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What is 'separate maintenance' in Georgia?


A few weeks ago, we discussed the fact that civil marriage, under most U.S. jurisdictions, is a legal contract between two parties. When discussing the issue of divorce in Georgia, or anywhere else for that matter, a question sometimes arises regarding some basic legal concepts. For example, often people want to know whether there is a state of separation of spouses that is not quite a dissolution of the marital contract, but still recognizes the parties are no longer living as a married couple. Some people refer to this as legal separation, having heard that term before. So, is there such a thing in Georgia?

While many states have done away with the idea of a legal separation that is short of divorce, there is a provision in Georgia law covering such a situation. The Georgia Code Annotated 19-6-10 provides that an action for separate maintenance can be filed if there is no divorce pending, but the parties are living separately or are in a state of bona fide separation. The latter part of that sentence may be interpreted to mean that, even if the parties are still living on the same premises, if they are no longer engaged in a marital relationship, such an action may be filed.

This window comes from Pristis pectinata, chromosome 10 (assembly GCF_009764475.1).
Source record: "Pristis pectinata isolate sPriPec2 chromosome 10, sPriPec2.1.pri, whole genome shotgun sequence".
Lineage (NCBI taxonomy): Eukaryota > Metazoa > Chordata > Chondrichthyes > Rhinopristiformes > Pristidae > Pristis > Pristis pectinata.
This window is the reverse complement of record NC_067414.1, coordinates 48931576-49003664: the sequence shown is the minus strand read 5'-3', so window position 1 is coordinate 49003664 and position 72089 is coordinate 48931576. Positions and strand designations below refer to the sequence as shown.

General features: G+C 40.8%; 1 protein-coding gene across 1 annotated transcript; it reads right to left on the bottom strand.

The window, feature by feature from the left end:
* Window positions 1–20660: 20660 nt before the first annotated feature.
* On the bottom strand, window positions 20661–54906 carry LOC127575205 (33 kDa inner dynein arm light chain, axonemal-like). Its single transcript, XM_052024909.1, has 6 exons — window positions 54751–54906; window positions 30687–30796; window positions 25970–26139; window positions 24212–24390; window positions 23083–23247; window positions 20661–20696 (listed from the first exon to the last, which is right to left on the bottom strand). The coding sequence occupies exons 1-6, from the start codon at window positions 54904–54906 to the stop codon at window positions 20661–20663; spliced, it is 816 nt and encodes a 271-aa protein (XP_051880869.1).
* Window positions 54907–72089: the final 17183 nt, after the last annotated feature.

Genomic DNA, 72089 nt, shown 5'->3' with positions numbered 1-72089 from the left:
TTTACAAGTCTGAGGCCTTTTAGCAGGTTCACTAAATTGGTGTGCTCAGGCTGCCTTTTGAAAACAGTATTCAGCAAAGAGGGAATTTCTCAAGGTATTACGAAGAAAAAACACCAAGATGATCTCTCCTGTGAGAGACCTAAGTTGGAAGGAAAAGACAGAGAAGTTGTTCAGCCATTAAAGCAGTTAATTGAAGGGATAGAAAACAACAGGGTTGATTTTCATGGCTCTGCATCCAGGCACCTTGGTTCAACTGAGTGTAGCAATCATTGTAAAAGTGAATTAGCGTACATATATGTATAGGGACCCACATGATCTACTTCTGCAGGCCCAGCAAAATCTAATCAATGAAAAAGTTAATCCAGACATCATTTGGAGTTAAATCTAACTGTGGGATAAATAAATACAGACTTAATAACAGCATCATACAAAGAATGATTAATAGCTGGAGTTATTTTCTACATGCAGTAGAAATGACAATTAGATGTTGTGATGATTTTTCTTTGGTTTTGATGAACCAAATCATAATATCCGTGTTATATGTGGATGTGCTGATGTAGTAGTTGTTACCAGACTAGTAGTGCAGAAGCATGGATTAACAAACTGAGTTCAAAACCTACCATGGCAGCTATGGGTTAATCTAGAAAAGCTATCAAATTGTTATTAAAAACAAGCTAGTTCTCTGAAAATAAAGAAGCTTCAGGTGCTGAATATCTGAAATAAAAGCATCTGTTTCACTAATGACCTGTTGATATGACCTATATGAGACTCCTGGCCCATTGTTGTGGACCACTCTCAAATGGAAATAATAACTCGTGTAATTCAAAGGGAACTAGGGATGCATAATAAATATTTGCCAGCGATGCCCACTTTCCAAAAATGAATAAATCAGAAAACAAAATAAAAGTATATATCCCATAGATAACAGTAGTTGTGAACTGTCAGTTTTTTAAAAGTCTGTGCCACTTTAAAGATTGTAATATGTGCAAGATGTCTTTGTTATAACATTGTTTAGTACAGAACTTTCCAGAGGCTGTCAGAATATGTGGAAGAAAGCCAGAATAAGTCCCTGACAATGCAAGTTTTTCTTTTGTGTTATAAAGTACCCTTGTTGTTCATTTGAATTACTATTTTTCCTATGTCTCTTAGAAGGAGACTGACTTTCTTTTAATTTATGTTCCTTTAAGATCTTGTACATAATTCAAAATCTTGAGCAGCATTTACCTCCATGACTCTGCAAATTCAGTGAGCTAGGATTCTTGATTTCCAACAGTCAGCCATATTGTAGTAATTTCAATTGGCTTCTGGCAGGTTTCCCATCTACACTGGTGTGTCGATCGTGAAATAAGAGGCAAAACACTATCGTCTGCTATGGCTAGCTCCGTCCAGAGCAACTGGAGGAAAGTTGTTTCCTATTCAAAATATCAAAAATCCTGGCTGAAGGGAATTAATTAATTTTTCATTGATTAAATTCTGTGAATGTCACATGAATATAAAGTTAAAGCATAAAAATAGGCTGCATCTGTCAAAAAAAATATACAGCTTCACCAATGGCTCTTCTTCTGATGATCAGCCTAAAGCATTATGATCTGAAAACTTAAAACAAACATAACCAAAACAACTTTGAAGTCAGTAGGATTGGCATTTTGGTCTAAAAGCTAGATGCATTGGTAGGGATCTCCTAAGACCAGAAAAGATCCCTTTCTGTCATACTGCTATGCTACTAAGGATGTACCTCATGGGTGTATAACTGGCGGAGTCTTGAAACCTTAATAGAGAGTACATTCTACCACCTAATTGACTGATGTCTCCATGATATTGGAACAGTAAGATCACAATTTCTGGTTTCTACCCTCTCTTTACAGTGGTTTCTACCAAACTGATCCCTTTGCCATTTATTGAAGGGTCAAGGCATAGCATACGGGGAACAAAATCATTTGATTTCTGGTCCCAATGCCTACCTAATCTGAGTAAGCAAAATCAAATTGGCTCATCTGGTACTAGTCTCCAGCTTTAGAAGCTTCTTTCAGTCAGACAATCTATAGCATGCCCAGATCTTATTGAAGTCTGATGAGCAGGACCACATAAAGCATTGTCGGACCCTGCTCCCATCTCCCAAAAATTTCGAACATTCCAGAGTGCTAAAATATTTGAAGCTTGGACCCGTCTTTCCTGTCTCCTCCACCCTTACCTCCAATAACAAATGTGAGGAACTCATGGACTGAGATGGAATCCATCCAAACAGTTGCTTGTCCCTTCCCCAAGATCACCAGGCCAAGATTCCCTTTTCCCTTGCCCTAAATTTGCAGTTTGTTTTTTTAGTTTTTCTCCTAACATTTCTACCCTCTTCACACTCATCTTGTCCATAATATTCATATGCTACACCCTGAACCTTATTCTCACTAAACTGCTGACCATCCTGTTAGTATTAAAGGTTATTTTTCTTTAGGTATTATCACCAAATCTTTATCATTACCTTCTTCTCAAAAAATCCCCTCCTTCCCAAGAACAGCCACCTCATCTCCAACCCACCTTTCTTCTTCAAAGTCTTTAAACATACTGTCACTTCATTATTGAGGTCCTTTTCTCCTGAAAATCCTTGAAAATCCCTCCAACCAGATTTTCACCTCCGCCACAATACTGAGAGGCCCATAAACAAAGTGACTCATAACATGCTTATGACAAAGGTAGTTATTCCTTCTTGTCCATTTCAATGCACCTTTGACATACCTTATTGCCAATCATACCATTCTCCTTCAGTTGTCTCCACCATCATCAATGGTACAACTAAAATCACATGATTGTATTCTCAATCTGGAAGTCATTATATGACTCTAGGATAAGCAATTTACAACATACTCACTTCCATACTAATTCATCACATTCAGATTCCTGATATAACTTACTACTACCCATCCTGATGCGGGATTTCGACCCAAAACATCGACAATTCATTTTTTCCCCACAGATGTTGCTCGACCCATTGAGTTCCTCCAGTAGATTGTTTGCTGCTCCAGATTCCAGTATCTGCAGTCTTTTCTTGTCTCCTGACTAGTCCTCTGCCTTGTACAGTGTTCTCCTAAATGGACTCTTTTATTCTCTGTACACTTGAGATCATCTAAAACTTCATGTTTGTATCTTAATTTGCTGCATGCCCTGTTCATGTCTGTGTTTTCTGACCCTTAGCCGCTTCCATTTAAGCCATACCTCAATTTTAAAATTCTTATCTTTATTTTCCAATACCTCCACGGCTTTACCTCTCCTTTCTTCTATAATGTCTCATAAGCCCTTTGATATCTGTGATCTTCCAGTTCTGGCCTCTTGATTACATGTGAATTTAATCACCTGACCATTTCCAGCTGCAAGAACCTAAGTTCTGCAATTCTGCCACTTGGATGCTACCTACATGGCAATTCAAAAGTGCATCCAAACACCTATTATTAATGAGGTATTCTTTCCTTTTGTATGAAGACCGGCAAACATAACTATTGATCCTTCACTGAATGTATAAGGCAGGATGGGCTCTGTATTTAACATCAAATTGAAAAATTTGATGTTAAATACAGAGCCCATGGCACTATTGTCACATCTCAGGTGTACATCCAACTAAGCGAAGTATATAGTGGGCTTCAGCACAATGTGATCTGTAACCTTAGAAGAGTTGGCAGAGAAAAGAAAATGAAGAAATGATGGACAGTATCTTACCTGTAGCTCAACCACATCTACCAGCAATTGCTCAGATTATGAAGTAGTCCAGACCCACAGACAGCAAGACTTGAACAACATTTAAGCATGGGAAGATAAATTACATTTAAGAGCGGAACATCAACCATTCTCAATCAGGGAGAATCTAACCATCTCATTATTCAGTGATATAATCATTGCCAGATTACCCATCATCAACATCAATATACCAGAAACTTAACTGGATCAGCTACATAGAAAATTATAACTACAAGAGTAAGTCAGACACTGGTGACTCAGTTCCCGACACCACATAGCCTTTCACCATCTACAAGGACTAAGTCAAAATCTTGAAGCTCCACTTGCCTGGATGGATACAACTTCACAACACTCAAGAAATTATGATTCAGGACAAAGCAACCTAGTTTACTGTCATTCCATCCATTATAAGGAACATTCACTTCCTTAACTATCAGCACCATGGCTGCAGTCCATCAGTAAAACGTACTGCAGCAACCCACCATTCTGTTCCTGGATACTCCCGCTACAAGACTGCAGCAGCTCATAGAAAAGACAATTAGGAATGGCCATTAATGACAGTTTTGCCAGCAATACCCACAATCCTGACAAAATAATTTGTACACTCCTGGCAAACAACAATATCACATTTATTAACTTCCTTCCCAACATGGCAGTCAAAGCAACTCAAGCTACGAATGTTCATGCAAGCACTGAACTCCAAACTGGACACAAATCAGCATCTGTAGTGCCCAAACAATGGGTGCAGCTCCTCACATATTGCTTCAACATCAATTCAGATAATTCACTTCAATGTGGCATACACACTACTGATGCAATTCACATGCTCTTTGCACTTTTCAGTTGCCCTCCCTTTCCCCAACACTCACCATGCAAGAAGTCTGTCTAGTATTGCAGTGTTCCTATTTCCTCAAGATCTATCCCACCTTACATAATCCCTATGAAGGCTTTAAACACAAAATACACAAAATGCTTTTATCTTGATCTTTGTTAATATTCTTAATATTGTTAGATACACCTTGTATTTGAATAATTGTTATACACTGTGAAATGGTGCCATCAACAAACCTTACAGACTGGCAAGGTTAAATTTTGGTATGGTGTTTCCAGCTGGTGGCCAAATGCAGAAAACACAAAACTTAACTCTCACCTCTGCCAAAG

It should be noted that the statute above and the other that deal with this process don't appear to confer any separate legal status. It seems that it is simply a means for a party to file for alimony or child support even if no one has filed a petition for dissolution of the marital contract. There might be a couple reasons a couple might do this rather than filing for divorce. It could be that they have religious beliefs that prevent them from feeling right about dissolving a marriage. Another possible reason may be that one or the other of the couple, or the children, receive benefits that may be affected by an actual divorce decree.

In any event, whether you should file for a dissolution of a marriage or whether a petition for separate maintenance would apply to you is going to depend very much on your own particular circumstances. As the end of a marriage is generally fraught with emotional and economic pitfalls, anyone considering divorce may want to think about contacting an experienced Georgia family lawyer.

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